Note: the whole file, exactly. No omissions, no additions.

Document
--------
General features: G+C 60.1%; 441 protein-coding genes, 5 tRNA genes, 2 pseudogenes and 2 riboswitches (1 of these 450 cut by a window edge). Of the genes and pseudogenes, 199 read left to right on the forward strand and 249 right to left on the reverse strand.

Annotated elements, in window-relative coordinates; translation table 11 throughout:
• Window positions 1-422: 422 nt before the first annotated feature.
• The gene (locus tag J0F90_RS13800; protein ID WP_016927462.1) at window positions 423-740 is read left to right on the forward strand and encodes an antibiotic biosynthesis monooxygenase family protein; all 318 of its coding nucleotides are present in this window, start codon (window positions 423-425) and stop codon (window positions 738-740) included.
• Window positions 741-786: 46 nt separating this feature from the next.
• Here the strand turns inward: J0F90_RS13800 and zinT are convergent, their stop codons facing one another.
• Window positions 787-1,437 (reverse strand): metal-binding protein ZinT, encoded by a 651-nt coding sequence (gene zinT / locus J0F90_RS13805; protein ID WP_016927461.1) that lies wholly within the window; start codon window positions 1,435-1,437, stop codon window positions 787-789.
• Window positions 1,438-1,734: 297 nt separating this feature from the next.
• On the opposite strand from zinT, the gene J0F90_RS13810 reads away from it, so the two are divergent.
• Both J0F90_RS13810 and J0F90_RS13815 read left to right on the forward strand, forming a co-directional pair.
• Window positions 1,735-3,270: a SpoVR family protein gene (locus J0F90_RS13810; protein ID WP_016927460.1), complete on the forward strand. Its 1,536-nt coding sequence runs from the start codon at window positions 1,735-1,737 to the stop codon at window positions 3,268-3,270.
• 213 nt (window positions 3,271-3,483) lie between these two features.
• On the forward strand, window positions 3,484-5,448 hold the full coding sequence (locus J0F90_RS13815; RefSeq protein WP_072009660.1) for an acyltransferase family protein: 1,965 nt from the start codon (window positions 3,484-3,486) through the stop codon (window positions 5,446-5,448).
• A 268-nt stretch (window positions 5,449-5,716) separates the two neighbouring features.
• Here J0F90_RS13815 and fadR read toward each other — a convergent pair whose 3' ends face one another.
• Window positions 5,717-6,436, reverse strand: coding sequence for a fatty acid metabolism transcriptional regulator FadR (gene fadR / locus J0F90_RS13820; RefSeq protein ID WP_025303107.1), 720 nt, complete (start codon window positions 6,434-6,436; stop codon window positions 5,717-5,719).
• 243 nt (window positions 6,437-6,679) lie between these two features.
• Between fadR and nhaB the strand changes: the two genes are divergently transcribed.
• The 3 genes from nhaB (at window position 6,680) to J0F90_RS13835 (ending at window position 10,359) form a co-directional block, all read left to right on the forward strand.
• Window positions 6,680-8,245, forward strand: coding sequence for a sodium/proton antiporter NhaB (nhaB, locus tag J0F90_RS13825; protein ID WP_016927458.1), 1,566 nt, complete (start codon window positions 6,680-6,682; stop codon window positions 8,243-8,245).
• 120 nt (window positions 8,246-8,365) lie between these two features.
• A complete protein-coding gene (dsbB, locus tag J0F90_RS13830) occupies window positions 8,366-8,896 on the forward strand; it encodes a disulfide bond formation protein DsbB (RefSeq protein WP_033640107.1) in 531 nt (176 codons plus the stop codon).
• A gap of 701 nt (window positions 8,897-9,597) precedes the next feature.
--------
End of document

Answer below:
General features: G+C 60.1%; 441 protein-coding genes, 5 tRNA genes, 2 pseudogenes and 2 riboswitches (1 of these 450 cut by a window edge). Of the genes and pseudogenes, 199 read left to right on the forward strand and 249 right to left on the reverse strand.

Annotated elements, in window-relative coordinates; translation table 11 throughout:
• Window positions 1-422: 422 nt before the first annotated feature.
• The gene (locus tag J0F90_RS13800; protein ID WP_016927462.1) at window positions 423-740 is read left to right on the forward strand and encodes an antibiotic biosynthesis monooxygenase family protein; all 318 of its coding nucleotides are present in this window, start codon (window positions 423-425) and stop codon (window positions 738-740) included.
• Window positions 741-786: 46 nt separating this feature from the next.
• Here the strand turns inward: J0F90_RS13800 and zinT are convergent, their stop codons facing one another.
• Window positions 787-1,437 (reverse strand): metal-binding protein ZinT, encoded by a 651-nt coding sequence (gene zinT / locus J0F90_RS13805; protein ID WP_016927461.1) that lies wholly within the window; start codon window positions 1,435-1,437, stop codon window positions 787-789.
• Window positions 1,438-1,734: 297 nt separating this feature from the next.
• On the opposite strand from zinT, the gene J0F90_RS13810 reads away from it, so the two are divergent.
• Both J0F90_RS13810 and J0F90_RS13815 read left to right on the forward strand, forming a co-directional pair.
• Window positions 1,735-3,270: a SpoVR family protein gene (locus J0F90_RS13810; protein ID WP_016927460.1), complete on the forward strand. Its 1,536-nt coding sequence runs from the start codon at window positions 1,735-1,737 to the stop codon at window positions 3,268-3,270.
• 213 nt (window positions 3,271-3,483) lie between these two features.
• On the forward strand, window positions 3,484-5,448 hold the full coding sequence (locus J0F90_RS13815; RefSeq protein WP_072009660.1) for an acyltransferase family protein: 1,965 nt from the start codon (window positions 3,484-3,486) through the stop codon (window positions 5,446-5,448).
• A 268-nt stretch (window positions 5,449-5,716) separates the two neighbouring features.
• Here J0F90_RS13815 and fadR read toward each other — a convergent pair whose 3' ends face one another.
• Window positions 5,717-6,436, reverse strand: coding sequence for a fatty acid metabolism transcriptional regulator FadR (gene fadR / locus J0F90_RS13820; RefSeq protein ID WP_025303107.1), 720 nt, complete (start codon window positions 6,434-6,436; stop codon window positions 5,717-5,719).
• 243 nt (window positions 6,437-6,679) lie between these two features.
• Between fadR and nhaB the strand changes: the two genes are divergently transcribed.
• The 3 genes from nhaB (at window position 6,680) to J0F90_RS13835 (ending at window position 10,359) form a co-directional block, all read left to right on the forward strand.
• Window positions 6,680-8,245, forward strand: coding sequence for a sodium/proton antiporter NhaB (nhaB, locus tag J0F90_RS13825; protein ID WP_016927458.1), 1,566 nt, complete (start codon window positions 6,680-6,682; stop codon window positions 8,243-8,245).
• 120 nt (window positions 8,246-8,365) lie between these two features.
• A complete protein-coding gene (dsbB, locus tag J0F90_RS13830) occupies window positions 8,366-8,896 on the forward strand; it encodes a disulfide bond formation protein DsbB (RefSeq protein WP_033640107.1) in 531 nt (176 codons plus the stop codon).
• A gap of 701 nt (window positions 8,897-9,597) precedes the next feature.